Causal Discovery from Multiple Data Sets with Non-Identical Variable Sets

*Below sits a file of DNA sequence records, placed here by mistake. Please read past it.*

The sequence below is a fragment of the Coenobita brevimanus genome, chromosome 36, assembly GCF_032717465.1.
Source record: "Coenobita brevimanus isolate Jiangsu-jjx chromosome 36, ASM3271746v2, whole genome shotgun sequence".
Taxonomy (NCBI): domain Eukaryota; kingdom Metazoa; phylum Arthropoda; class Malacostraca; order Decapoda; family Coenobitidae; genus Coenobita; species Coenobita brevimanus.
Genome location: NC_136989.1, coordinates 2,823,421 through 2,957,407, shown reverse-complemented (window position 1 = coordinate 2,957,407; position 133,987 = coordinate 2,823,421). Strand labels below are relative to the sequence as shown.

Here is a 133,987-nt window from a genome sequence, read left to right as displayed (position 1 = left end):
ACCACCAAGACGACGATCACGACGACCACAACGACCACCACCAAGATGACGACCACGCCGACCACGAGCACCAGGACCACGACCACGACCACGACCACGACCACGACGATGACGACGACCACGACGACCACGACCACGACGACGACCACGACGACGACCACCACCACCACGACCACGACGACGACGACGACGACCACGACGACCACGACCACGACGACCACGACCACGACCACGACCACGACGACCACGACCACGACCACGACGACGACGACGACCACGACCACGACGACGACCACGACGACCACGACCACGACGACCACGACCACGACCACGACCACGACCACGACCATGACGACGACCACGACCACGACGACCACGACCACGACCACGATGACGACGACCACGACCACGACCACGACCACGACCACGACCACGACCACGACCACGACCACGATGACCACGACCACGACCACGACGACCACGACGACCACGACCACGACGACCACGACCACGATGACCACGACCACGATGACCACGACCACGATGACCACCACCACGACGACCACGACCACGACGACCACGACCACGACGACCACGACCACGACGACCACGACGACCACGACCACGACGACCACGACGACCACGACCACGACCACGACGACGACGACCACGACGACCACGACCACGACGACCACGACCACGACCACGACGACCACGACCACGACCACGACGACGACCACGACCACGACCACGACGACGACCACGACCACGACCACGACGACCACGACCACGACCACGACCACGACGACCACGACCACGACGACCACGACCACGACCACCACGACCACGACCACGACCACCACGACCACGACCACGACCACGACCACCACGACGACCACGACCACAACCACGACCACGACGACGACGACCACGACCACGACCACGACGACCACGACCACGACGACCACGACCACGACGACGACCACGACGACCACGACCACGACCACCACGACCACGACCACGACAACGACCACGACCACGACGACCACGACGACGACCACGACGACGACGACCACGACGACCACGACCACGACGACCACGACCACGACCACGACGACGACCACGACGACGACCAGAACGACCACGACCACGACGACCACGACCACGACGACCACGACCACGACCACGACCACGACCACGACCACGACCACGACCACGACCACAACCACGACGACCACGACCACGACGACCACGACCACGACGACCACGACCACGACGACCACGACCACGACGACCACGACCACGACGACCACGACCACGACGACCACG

A number of approaches to causal discovery assume that there are no hidden confounders and are designed to learn a fixed causal model from a single data set. Over the last decade, with closer cooperation across laboratories, we are able to accumulate more variables and data for analysis, while each lab may only measure a subset of them, due to technical constraints or to save time and cost. This raises a question of how to handle causal discovery from multiple data sets with non-identical variable sets, and at the same time, it would be interesting to see how more recorded variables can help to mitigate the confounding problem. In this paper, we propose a principled method to uniquely identify causal relationships over the integrated set of variables from multiple data sets, in linear, non-Gaussian cases. The proposed method also allows distribution shifts across data sets. Theoretically, we show that the causal structure over the integrated set of variables is identifiable under testable conditions. Furthermore, we present two types of approaches to parameter estimation: one is based on maximum likelihood, and the other is likelihood free and leverages generative adversarial nets to improve scalability of the estimation procedure. Experimental results on various synthetic and real-world data sets are presented to demonstrate the efficacy of our methods.